13/12/2017 12:49 GMT+7 Email Print Like 0

Inspection work has improved, but problems remain

The national watchdog has made notable improvements in its work, but the problems of overlapping, delays and corruption persist, Inspector-General of the Government Inspectorate Le Minh Khai has acknowledged.

Khai’s admission at a meeting held in Hanoi on December 12 to review six and three years of implementing respectively the 2010 Law on Inspection and the 2013 Law on Reception of Citizens.

According to the head of the Government Inspectorate, “comprehensive inspections” have been conducted in all areas lying within State management, with a focus on “problematic and controversial cases” that received extensive public attention.

These efforts have helped reinforce rule of law and ensure social and legal order, he added.

His office, together with provinces and ministries, has been committed to directing quick settlements of complaints and denunciations, with due attention paid to long-standing ones.

However, the Government Inspectorate has found numerous cases that continue to pose potential threats to social order and political stability, especially with religious and political elements, the meeting heard.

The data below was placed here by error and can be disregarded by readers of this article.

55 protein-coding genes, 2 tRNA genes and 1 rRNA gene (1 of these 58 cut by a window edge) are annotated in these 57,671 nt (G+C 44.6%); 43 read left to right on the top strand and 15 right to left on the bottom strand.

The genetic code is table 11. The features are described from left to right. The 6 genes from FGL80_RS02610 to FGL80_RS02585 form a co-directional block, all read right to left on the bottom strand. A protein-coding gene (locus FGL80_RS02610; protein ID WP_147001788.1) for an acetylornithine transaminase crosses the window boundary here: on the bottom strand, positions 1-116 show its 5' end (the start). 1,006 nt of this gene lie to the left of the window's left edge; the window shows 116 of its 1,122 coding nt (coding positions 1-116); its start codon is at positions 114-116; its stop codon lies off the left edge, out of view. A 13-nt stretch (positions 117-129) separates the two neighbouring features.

Chairing the meeting, Deputy Prime Minister Truong Hoa Binh lauded the achievements made in the implementation of the two laws, but urged “timely adjustments and solutions to address weaknesses and limitations,” meeting the people’s expectations and State management’s demands.

The Deputy PM asked ministries and localities to strictly follow through on the central-level guidelines and plans, abide by Prime Minister’s orders in improving inspection works of enterprises, and ensure that every step of the inspections and drawing of conclusions is “done transparently, objectively, with clarity on the scale of violation and damages caused.”

Deputy PM Binh also stressed the need for follow-up inspections to see whether the violators have corrected themselves after inspection verdicts are handed down.

He said this would "ensure that the inspection results are meaningful and are making positive changes".

On citizen receptions (meetings organised to receive complaints, petitions and denunciations from the public), Binh said these should be frequent and regular and abide by relevant rules.

Ministers, head of ministerial-level agencies, chairpersons of provincial People’s Committees, and directors of State agencies should also make time to meet the public, to “directly engage and converse with citizens,” and hear their concerns and expectations, Binh added.